In three states—Arkansas, Utah, and Oklahoma—women tend to marry younger, at an average age of 24. Men’s average age is 26. In the northeastern states of New York, Rhode Island, and Massachusetts, men and women wait about four years longer to marry. The U.S. average age for women is 25.6 and for men, 27.7.
A person’s level of education influences the age at which they marry. Couples tend to marry later in states with higher numbers of college-educated adults, while the opposite is true for states with lower education levels.
Nevada, Maine, and Oklahoma have the highest percentage of divorced adults. Arkansas and Oklahoma have the highest rates of people who have been married at least three times.
The probability of a first marriage ending in a divorce within 5 years is 20%, but the probability of a premarital cohabitation breaking up within 5 years is 49%. After 10 years, the probability of a first marriage ending is 33%, compared with 62% for cohabitations.
Hammurabi’s Code (ca. 1790 B.C.), an ancient Babylonian law code, contains some of the oldest known and recorded marriage laws. These early laws defined marriage as a contract that paradoxically served to protect women and restrict them. According to the Code, a man could divorce his wife if she could not bear children or of she was a “gadabout” who humiliated her husband in public and neglected her house. Additionally, she could be “pitched” in a river if she committed adultery.
Washington, D.C., has the lowest marriage rate in the nation.
Approximately $6 billion in revenue is lost by American businesses as a result of decreased worker productivity linked to marriage hardship. Employees in a happy marriage, in contrast, tend to increase a company’s bottom line.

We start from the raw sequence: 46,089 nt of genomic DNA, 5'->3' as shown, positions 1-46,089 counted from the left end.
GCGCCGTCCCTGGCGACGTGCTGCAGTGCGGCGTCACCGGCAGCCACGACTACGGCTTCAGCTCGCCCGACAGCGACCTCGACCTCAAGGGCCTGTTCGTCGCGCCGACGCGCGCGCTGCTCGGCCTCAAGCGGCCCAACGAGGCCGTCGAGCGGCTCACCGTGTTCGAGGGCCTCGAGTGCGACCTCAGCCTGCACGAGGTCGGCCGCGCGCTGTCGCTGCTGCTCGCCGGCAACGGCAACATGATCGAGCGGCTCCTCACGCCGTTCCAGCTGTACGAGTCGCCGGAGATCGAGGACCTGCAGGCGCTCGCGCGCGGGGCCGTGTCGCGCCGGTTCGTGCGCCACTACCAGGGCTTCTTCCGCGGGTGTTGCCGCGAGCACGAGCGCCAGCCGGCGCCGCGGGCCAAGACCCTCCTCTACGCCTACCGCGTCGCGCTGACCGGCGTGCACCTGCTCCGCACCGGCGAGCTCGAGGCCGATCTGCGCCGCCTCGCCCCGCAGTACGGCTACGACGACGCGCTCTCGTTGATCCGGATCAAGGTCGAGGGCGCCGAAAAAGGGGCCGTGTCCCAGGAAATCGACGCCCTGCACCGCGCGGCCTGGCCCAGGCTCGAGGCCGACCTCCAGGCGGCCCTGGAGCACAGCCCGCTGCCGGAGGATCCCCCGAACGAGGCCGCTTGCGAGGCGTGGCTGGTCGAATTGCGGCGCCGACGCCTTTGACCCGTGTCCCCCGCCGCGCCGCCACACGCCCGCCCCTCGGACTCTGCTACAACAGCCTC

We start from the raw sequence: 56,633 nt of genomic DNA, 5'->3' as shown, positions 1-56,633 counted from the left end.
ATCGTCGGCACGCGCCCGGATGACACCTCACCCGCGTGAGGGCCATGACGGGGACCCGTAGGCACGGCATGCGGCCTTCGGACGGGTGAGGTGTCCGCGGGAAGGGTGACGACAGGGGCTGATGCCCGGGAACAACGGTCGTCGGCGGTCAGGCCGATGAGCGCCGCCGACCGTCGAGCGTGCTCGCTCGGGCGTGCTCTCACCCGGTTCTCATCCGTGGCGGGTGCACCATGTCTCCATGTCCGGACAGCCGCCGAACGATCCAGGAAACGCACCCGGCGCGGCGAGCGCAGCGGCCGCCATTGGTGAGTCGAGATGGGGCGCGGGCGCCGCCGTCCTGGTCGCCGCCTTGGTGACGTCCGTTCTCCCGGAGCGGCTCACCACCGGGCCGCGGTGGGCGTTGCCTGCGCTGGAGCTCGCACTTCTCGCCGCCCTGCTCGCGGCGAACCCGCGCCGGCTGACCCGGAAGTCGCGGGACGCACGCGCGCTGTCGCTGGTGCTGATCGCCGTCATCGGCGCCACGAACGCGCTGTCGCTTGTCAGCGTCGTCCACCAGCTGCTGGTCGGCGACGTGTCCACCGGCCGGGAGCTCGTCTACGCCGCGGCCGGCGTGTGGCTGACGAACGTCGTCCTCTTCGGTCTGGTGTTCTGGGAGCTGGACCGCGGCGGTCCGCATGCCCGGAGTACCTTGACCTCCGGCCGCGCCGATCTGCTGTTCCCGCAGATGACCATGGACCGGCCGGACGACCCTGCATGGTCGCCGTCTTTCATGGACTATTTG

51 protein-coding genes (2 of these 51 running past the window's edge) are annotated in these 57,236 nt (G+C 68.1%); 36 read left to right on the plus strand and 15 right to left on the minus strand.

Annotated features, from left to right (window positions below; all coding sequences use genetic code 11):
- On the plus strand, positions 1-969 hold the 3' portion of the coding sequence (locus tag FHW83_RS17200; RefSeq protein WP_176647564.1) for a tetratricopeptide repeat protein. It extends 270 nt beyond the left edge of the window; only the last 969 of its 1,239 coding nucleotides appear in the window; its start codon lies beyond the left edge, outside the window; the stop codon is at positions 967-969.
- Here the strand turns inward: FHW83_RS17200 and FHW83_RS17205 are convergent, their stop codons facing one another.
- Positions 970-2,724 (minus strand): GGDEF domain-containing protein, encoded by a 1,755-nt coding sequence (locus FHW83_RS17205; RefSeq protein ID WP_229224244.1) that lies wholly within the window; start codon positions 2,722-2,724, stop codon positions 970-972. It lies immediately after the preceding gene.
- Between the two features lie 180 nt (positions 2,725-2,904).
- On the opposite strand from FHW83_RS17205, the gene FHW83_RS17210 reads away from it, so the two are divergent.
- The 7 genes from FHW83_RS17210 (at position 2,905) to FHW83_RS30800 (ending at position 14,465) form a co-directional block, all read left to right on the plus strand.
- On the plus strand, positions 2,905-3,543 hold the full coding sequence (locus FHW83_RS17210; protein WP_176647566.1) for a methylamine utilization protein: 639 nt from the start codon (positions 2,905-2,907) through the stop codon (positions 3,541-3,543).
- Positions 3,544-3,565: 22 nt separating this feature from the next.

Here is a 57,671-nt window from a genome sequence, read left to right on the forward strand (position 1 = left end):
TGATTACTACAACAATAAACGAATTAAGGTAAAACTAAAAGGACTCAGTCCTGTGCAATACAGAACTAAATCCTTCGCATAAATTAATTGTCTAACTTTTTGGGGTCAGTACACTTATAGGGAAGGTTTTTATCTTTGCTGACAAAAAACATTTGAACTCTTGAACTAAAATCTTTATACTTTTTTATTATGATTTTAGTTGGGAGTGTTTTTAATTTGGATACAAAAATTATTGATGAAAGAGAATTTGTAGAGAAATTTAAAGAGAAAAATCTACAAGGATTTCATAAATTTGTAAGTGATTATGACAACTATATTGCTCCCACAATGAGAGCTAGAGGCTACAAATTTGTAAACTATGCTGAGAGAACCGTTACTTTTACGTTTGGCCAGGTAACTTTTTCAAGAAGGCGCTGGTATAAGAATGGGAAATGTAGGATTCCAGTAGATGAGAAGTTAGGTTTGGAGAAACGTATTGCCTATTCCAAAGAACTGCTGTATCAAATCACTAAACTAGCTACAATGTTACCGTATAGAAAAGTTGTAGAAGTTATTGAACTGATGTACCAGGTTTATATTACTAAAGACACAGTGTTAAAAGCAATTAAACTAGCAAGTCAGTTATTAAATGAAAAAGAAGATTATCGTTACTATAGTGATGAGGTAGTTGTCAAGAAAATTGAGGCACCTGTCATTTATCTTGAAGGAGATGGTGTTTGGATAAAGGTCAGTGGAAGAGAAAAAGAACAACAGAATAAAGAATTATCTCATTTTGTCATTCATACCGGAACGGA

The Great Recession has been one of the greatest strains on marriage in decades.
CNN reports that the current economy is the biggest stress on married couples in the past 60 years.
A New Woman’s Day and AOL Living poll found that 72% of women surveyed have considered leaving their husbands at some point.
Married couples tend to have fatter waistlines, which can lead to a decrease in sexual attraction and general health. Additionally, a spouse’s chances of becoming obese increase by 37% if his or her partner is obese.
A 2008 study found that marital satisfaction improves once children leave home. However, if marital problems existed before, an empty nest often reveals those otherwise masked issues.
People whose marriage has broken down at the time they are diagnosed with cancer do not live as long as cancer patients who are widowed, have strong marriages, or who have never been married.
In ancient Greece, Solon (638-538 B.C.) once contemplated making marriage compulsory, and in Athens under Pericles (495-429 B.C.), bachelors were excluded from certain public positions. In Sparta, single and childless men were treated with scorn. In ancient Rome, Augustus (63 B.C.-A.D. 14) passed drastic laws compelling people to marry and penalized those who remained single.
A marriage ceremony typically ends with a kiss because in ancient Rome, a kiss was a legal bond that sealed contracts, and marriage was seen as a contract.
Adults who are childhood cancer survivors are 20-25% less likely to marry compared with their siblings and the general American population.
Stress associated with divorce affects the body’s immune system and its ability to fend off the disease. The health benefits of remarriage are reduced the second and third times around.
Throughout most of history, marriage was not necessarily based on mutual love, but an institution devoted to acquiring in-laws and property and to provide the family additional labor forces (by having children).